Dallas DefenseBy DAVID MOORE
Published: 02 December 2013 08:06 PM
Updated: 02 December 2013 08:06 PM
One of the subplots heading into the game between the Cowboys and Chicago is loyalty.
No, this isn’t about the defensive tackle formerly known as Jay Ratliff, who, you will be happy to know, was credited with half-a-tackle in his first 23 snaps of the season for the Bears Sunday afternoon.
This is about Rod Marinelli, the Cowboys defensive line coach who has done a superlative job of keeping a patchwork group effective.
Marc Trestman took over as Chicago’s head coach earlier this year and wanted to retain Marinelli as his defensive coordinator. But Marinelli’s loyalty to outgoing head coach Lovie Smith led him to decline. After four years with the Bears, he took a lesser job with the Cowboys so he could again work with another close friend in defensive coordinator Monte Kiffin.
The number of assistant coaches in the NFL who walk away from a coordinator’s job to be a line coach somewhere else is about as long as the list of Houston Texans victories this season.
“I’ll say this, he was one of my very best friends,’’ Marinelli said of Smith. “I went there because of him, not for any other reason. We had a long tenure together and I believe in him.
“I’ve started this thing off about my beliefs, being old fashioned or whatever, I have a strong belief in what he believes in and I liked it. For me, it’s got to be that or I struggle.
“I never want to not do it with all my heart. For me, that was Lovie’s defense.’’
Marinelli also believes in Kiffin, the man who gave him his first job in the NFL 17 years ago in Tampa Bay. Kiffin told owner Jerry Jones, chief operating officer Stephen Jones and head coach Jason Garrett if they could entice Marinelli to join him in Dallas they would “hit a home run.’’
Think of Kiffin as the tenured professor of this Tampa 2 defense. The players take his course in this scheme but he often turns the class over to Marinelli.
“It’s like co-coordinators,’’ Kiffin said. “Everything we do we run by Rod. He’s also very good with the other coaches, too. Rod could have been a coordinator somewhere else.’’
Kiffin calls Marinelli his closest friend and “an icon.’’ Why are the two so tight?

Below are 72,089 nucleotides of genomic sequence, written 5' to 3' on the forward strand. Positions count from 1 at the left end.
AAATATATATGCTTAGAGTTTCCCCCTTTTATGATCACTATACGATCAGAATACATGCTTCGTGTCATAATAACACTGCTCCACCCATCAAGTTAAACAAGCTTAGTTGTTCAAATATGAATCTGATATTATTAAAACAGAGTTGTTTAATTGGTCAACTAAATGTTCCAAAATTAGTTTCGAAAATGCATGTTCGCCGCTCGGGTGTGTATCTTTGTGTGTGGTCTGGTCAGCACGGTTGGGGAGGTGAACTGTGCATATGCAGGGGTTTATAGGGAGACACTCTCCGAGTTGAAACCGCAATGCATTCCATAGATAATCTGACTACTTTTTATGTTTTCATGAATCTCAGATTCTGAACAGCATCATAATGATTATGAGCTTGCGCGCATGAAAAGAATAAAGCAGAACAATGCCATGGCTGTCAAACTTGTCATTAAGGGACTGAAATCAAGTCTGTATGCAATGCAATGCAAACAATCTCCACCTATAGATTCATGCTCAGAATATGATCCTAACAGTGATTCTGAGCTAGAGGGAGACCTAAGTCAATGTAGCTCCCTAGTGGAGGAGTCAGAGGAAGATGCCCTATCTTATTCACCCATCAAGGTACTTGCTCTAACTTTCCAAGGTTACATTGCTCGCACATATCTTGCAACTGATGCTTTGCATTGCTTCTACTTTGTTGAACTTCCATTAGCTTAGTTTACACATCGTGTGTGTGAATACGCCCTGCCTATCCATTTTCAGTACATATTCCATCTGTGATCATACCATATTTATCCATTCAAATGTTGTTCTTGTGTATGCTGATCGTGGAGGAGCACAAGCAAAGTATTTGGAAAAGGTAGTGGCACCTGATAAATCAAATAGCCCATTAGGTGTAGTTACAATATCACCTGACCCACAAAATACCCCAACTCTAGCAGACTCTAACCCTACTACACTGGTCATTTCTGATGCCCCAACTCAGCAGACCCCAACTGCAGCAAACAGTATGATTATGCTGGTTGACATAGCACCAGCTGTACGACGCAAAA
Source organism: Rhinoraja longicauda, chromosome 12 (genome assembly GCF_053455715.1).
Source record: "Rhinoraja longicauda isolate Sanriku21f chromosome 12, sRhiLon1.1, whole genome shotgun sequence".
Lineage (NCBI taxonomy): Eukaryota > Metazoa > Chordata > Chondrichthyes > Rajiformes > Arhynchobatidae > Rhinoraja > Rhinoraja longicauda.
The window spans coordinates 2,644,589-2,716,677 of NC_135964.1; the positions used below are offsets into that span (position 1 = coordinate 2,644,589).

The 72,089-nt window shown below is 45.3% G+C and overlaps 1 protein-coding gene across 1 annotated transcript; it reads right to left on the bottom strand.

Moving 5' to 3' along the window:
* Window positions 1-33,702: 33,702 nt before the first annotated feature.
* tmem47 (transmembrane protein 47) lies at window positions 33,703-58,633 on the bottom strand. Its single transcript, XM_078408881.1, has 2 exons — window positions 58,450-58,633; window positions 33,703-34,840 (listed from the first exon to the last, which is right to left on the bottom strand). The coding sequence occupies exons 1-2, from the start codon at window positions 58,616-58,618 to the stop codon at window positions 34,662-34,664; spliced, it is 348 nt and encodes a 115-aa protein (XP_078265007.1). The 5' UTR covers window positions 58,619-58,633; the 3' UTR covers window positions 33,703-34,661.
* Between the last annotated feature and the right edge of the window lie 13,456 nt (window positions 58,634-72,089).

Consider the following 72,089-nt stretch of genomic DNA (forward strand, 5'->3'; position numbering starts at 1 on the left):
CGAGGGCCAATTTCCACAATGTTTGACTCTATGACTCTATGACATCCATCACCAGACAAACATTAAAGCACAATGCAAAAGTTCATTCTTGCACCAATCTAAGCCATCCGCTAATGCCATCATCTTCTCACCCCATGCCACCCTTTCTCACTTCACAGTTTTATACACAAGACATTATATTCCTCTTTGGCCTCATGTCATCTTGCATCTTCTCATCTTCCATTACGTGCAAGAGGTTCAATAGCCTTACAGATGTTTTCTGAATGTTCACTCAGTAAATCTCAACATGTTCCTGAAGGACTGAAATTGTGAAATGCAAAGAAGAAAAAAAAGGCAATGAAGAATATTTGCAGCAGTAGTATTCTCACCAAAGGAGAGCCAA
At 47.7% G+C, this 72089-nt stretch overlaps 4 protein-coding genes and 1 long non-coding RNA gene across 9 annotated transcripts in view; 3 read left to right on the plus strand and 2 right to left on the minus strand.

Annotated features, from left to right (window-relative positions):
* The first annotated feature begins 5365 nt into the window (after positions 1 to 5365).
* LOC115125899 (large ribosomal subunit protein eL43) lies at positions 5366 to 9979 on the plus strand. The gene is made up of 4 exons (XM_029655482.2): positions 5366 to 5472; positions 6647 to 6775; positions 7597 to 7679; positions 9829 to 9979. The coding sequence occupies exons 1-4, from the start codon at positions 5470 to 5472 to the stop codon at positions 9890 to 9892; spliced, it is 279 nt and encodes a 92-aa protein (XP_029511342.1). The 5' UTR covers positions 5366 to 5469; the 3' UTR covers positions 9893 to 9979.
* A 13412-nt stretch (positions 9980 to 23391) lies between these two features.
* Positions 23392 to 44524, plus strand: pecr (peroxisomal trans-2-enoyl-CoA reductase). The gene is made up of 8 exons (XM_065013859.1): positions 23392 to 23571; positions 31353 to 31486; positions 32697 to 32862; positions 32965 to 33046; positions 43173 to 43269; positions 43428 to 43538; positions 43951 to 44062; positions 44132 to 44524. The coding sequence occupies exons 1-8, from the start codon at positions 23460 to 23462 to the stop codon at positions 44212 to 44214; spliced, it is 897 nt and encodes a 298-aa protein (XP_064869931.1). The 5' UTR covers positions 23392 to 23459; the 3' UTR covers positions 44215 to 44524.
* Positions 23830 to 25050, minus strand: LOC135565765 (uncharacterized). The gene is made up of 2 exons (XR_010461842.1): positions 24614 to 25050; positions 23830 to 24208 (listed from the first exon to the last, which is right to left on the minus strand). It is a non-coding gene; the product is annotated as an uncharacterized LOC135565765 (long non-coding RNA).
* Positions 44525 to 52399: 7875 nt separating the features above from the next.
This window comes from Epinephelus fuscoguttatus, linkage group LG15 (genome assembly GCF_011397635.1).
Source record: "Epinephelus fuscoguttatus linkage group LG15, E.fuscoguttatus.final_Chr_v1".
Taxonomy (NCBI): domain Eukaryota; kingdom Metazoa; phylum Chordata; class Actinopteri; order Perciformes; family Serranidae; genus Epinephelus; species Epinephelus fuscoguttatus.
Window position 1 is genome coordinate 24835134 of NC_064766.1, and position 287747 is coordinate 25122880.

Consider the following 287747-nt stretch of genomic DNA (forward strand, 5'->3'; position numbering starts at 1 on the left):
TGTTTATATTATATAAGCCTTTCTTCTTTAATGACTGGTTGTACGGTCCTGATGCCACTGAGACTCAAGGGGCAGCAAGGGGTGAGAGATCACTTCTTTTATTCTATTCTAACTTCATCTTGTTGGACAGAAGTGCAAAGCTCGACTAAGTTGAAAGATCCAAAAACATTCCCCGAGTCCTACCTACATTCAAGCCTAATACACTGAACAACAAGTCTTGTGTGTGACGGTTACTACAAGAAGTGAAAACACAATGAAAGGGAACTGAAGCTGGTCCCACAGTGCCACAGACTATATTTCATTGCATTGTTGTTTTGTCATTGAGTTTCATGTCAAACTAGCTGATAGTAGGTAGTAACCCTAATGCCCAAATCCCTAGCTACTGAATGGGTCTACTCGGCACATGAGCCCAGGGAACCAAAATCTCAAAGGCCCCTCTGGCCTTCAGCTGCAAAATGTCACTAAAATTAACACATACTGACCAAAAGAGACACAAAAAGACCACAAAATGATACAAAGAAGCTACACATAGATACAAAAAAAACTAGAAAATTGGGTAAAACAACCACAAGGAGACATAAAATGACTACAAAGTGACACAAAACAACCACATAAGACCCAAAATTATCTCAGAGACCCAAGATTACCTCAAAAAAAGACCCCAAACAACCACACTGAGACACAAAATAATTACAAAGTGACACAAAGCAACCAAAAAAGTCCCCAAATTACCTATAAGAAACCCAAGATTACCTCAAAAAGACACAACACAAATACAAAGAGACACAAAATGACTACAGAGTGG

“We coached together for 10 years,’’ Kiffin said. “He’s like me. He has a tremendous passion for coaching. He brings a lot of energy. When I walk in the door, he’s already here and has the coffee pot going.
“He connects with the players. He really does. I have him talk to our defense a lot.’’
Marinelli attributes their bond to the positive outlook he and Kiffin share along with their drive to teach and do things the right way.
The 64-year-old coach gives his players nicknames. He puts together motivational videos and posts messages in the lockers of his defensive linemen.
Marinelli placed a cigar in the locker of DeMarcus Ware after one sackless game with the words, “Close, but no cigar.’’ He taped a small foam football to a note which read, “This is a ball. Sack and cause a fumble’’ earlier this season.
“I’ve always been that way,’’ Marinelli said. “I just think that’s part of teaching. Some person can stand in a classroom and teach, teach, teach. I like to create a different atmosphere and to stimulate a man’s thinking.
“I’ve always been big on images myself. I think when you see something different ways, it’s memorable. It becomes memorable. We all can remember an image and it can come back quick. I can start this conversation over, that’s why you have that (recorder) so you can remember words. But if I gave you a picture image you’d remember it.
“I believe when you teach, you use as many tools as you can to help things become ingrained for these men.’’
There have been plenty of men to teach. There are currently 10 defensive linemen on the active roster in addition to the 11 who have been traded, placed on injured reserve or cut since the end of training camp. That group includes the defensive tackle who now goes by the name Jeremiah Ratliff.
There have been games this season when a player works out on Tuesday, signs on Wednesday and plays on Sunday. What does Marinelli stress to get them ready to quickly?
“I think the base fundamentals,’’ he said. “The pad level, the steps, the keys. That’s everything.
“A man has to have that. Then the tempo that we want to play. That’s very hard. How we sprint.’’
The passion and loyalty that made Marinelli such a valuable asset of Chicago’s staff the past four years is now in Dallas.
The Cowboys are better for it.
It's a great read, but they have to be embarrassed.
|Hawk wrote: |
|It's a great read, but they have to be embarrassed. |
Just win tonight, and some of that embarrassment will diappear